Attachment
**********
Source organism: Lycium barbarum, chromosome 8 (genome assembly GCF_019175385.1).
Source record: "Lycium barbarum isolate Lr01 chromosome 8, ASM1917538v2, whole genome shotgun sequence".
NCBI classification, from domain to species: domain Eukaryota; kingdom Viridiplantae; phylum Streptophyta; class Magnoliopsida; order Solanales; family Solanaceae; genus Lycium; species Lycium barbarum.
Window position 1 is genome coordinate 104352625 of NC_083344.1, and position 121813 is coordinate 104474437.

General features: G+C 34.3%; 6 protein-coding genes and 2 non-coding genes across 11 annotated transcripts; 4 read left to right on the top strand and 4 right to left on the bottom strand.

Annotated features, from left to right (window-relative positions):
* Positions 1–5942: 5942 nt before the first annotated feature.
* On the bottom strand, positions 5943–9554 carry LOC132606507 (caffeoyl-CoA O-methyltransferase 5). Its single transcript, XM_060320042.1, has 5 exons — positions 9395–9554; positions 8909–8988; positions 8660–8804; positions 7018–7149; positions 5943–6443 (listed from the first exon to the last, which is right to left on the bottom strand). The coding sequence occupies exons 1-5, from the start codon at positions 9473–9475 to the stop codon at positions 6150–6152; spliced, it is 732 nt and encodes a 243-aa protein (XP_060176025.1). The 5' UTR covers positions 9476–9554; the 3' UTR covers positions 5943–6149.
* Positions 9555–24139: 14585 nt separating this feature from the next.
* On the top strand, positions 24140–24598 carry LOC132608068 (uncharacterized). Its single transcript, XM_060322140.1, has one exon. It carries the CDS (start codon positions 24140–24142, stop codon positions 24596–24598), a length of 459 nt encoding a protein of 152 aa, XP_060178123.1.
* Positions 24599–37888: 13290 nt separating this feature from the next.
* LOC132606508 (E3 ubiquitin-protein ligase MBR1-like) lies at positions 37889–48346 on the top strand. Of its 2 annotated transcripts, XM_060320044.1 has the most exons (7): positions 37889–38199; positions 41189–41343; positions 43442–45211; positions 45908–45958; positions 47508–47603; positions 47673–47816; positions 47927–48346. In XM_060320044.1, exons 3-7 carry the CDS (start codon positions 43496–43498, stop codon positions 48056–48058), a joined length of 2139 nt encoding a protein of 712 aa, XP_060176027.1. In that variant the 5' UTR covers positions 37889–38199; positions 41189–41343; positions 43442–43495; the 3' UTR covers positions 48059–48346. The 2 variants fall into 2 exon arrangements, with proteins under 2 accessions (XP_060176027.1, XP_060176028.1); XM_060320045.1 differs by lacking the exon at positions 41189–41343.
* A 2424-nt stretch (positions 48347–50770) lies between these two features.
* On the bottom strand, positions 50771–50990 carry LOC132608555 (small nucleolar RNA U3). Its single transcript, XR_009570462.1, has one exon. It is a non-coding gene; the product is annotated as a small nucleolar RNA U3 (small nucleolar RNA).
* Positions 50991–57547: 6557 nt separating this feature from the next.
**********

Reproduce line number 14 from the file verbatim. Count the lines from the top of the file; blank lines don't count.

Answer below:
* On the bottom strand, positions 50771–50990 carry LOC132608555 (small nucleolar RNA U3). Its single transcript, XR_009570462.1, has one exon. It is a non-coding gene; the product is annotated as a small nucleolar RNA U3 (small nucleolar RNA).